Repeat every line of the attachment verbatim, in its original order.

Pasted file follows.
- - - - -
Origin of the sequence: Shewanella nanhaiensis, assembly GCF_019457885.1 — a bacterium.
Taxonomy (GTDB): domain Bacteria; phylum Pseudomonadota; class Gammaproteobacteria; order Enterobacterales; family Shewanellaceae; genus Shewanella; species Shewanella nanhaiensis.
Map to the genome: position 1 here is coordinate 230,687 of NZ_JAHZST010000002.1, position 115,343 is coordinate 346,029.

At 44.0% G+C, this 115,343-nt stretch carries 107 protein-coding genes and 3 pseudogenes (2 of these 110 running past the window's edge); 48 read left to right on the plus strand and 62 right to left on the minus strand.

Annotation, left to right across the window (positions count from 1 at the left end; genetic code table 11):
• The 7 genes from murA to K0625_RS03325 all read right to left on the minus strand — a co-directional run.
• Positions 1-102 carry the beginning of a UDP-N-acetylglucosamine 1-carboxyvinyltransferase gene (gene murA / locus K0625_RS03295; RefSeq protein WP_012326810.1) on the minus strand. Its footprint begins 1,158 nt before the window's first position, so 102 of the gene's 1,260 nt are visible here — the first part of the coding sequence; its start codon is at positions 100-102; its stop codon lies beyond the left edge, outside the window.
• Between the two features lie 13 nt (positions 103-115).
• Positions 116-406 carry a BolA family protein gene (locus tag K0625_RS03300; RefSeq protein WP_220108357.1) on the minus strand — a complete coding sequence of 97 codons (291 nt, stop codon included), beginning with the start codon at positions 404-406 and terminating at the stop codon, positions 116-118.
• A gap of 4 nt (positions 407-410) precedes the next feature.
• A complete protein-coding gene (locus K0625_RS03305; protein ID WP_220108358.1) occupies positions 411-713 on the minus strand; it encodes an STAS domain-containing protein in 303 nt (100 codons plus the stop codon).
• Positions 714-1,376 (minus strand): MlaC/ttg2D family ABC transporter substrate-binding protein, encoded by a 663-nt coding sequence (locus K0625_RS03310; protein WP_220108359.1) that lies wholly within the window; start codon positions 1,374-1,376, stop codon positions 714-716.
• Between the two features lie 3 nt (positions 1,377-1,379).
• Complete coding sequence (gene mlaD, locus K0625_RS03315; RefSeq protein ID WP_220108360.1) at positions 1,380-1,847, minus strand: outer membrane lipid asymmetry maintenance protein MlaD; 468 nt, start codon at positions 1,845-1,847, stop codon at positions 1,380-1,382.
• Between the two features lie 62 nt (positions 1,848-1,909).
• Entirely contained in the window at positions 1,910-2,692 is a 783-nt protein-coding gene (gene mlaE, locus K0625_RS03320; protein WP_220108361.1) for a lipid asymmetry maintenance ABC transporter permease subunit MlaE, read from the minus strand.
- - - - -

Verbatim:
Origin of the sequence: Shewanella nanhaiensis, assembly GCF_019457885.1 — a bacterium.
Taxonomy (GTDB): domain Bacteria; phylum Pseudomonadota; class Gammaproteobacteria; order Enterobacterales; family Shewanellaceae; genus Shewanella; species Shewanella nanhaiensis.
Map to the genome: position 1 here is coordinate 230,687 of NZ_JAHZST010000002.1, position 115,343 is coordinate 346,029.

At 44.0% G+C, this 115,343-nt stretch carries 107 protein-coding genes and 3 pseudogenes (2 of these 110 running past the window's edge); 48 read left to right on the plus strand and 62 right to left on the minus strand.

Annotation, left to right across the window (positions count from 1 at the left end; genetic code table 11):
• The 7 genes from murA to K0625_RS03325 all read right to left on the minus strand — a co-directional run.
• Positions 1-102 carry the beginning of a UDP-N-acetylglucosamine 1-carboxyvinyltransferase gene (gene murA / locus K0625_RS03295; RefSeq protein WP_012326810.1) on the minus strand. Its footprint begins 1,158 nt before the window's first position, so 102 of the gene's 1,260 nt are visible here — the first part of the coding sequence; its start codon is at positions 100-102; its stop codon lies beyond the left edge, outside the window.
• Between the two features lie 13 nt (positions 103-115).
• Positions 116-406 carry a BolA family protein gene (locus tag K0625_RS03300; RefSeq protein WP_220108357.1) on the minus strand — a complete coding sequence of 97 codons (291 nt, stop codon included), beginning with the start codon at positions 404-406 and terminating at the stop codon, positions 116-118.
• A gap of 4 nt (positions 407-410) precedes the next feature.
• A complete protein-coding gene (locus K0625_RS03305; protein ID WP_220108358.1) occupies positions 411-713 on the minus strand; it encodes an STAS domain-containing protein in 303 nt (100 codons plus the stop codon).
• Positions 714-1,376 (minus strand): MlaC/ttg2D family ABC transporter substrate-binding protein, encoded by a 663-nt coding sequence (locus K0625_RS03310; protein WP_220108359.1) that lies wholly within the window; start codon positions 1,374-1,376, stop codon positions 714-716.
• Between the two features lie 3 nt (positions 1,377-1,379).
• Complete coding sequence (gene mlaD, locus K0625_RS03315; RefSeq protein ID WP_220108360.1) at positions 1,380-1,847, minus strand: outer membrane lipid asymmetry maintenance protein MlaD; 468 nt, start codon at positions 1,845-1,847, stop codon at positions 1,380-1,382.
• Between the two features lie 62 nt (positions 1,848-1,909).
• Entirely contained in the window at positions 1,910-2,692 is a 783-nt protein-coding gene (gene mlaE, locus K0625_RS03320; protein WP_220108361.1) for a lipid asymmetry maintenance ABC transporter permease subunit MlaE, read from the minus strand.